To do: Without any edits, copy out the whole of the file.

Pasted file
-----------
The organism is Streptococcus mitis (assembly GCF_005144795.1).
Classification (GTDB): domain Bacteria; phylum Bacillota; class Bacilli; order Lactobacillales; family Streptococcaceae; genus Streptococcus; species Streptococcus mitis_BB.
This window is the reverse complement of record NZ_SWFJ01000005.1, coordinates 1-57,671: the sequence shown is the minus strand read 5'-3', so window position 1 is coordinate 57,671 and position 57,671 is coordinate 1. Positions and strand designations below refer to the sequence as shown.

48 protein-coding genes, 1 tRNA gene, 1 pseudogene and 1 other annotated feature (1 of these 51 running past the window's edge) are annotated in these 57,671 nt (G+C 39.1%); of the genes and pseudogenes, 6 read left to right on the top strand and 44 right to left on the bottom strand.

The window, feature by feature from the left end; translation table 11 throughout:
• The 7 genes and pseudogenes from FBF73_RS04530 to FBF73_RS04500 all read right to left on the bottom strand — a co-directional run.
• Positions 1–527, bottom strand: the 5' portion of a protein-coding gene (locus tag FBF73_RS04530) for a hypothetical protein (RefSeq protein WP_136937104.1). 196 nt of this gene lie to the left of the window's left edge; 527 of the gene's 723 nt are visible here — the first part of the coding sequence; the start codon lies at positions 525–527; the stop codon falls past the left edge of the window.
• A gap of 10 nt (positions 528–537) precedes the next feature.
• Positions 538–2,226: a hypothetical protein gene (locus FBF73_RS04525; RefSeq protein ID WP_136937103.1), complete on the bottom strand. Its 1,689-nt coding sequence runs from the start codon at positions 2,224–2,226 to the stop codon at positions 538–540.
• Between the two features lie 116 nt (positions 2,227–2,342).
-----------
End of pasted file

The organism is Streptococcus mitis (assembly GCF_005144795.1).
Classification (GTDB): domain Bacteria; phylum Bacillota; class Bacilli; order Lactobacillales; family Streptococcaceae; genus Streptococcus; species Streptococcus mitis_BB.
This window is the reverse complement of record NZ_SWFJ01000005.1, coordinates 1-57,671: the sequence shown is the minus strand read 5'-3', so window position 1 is coordinate 57,671 and position 57,671 is coordinate 1. Positions and strand designations below refer to the sequence as shown.

48 protein-coding genes, 1 tRNA gene, 1 pseudogene and 1 other annotated feature (1 of these 51 running past the window's edge) are annotated in these 57,671 nt (G+C 39.1%); of the genes and pseudogenes, 6 read left to right on the top strand and 44 right to left on the bottom strand.

The window, feature by feature from the left end; translation table 11 throughout:
• The 7 genes and pseudogenes from FBF73_RS04530 to FBF73_RS04500 all read right to left on the bottom strand — a co-directional run.
• Positions 1–527, bottom strand: the 5' portion of a protein-coding gene (locus tag FBF73_RS04530) for a hypothetical protein (RefSeq protein WP_136937104.1). 196 nt of this gene lie to the left of the window's left edge; 527 of the gene's 723 nt are visible here — the first part of the coding sequence; the start codon lies at positions 525–527; the stop codon falls past the left edge of the window.
• A gap of 10 nt (positions 528–537) precedes the next feature.
• Positions 538–2,226: a hypothetical protein gene (locus FBF73_RS04525; RefSeq protein ID WP_136937103.1), complete on the bottom strand. Its 1,689-nt coding sequence runs from the start codon at positions 2,224–2,226 to the stop codon at positions 538–540.
• Between the two features lie 116 nt (positions 2,227–2,342).